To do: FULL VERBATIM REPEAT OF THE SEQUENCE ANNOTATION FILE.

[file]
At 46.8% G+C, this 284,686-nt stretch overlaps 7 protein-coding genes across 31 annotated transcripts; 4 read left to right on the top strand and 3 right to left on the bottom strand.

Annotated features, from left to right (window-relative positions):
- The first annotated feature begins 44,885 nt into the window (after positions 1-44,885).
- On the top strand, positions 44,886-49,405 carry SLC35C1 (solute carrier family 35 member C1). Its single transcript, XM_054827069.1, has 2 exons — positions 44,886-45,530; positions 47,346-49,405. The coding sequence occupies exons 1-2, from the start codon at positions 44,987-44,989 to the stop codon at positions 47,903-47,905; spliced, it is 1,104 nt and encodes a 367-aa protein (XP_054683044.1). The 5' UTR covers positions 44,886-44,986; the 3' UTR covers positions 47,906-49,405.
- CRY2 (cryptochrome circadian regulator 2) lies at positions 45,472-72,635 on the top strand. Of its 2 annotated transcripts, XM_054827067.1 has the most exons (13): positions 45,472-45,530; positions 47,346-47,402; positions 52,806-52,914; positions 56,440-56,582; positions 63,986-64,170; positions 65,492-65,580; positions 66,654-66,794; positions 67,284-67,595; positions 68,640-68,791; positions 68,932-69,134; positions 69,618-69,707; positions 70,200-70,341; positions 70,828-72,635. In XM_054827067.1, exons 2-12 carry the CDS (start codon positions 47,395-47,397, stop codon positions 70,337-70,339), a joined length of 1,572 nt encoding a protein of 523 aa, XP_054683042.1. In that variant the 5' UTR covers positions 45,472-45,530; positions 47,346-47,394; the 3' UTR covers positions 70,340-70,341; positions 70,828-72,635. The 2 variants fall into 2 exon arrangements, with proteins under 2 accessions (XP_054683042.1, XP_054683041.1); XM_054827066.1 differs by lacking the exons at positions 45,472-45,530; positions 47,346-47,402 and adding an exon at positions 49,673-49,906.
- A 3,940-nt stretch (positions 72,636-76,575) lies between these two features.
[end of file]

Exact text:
At 46.8% G+C, this 284,686-nt stretch overlaps 7 protein-coding genes across 31 annotated transcripts; 4 read left to right on the top strand and 3 right to left on the bottom strand.

Annotated features, from left to right (window-relative positions):
- The first annotated feature begins 44,885 nt into the window (after positions 1-44,885).
- On the top strand, positions 44,886-49,405 carry SLC35C1 (solute carrier family 35 member C1). Its single transcript, XM_054827069.1, has 2 exons — positions 44,886-45,530; positions 47,346-49,405. The coding sequence occupies exons 1-2, from the start codon at positions 44,987-44,989 to the stop codon at positions 47,903-47,905; spliced, it is 1,104 nt and encodes a 367-aa protein (XP_054683044.1). The 5' UTR covers positions 44,886-44,986; the 3' UTR covers positions 47,906-49,405.
- CRY2 (cryptochrome circadian regulator 2) lies at positions 45,472-72,635 on the top strand. Of its 2 annotated transcripts, XM_054827067.1 has the most exons (13): positions 45,472-45,530; positions 47,346-47,402; positions 52,806-52,914; positions 56,440-56,582; positions 63,986-64,170; positions 65,492-65,580; positions 66,654-66,794; positions 67,284-67,595; positions 68,640-68,791; positions 68,932-69,134; positions 69,618-69,707; positions 70,200-70,341; positions 70,828-72,635. In XM_054827067.1, exons 2-12 carry the CDS (start codon positions 47,395-47,397, stop codon positions 70,337-70,339), a joined length of 1,572 nt encoding a protein of 523 aa, XP_054683042.1. In that variant the 5' UTR covers positions 45,472-45,530; positions 47,346-47,394; the 3' UTR covers positions 70,340-70,341; positions 70,828-72,635. The 2 variants fall into 2 exon arrangements, with proteins under 2 accessions (XP_054683042.1, XP_054683041.1); XM_054827066.1 differs by lacking the exons at positions 45,472-45,530; positions 47,346-47,402 and adding an exon at positions 49,673-49,906.
- A 3,940-nt stretch (positions 72,636-76,575) lies between these two features.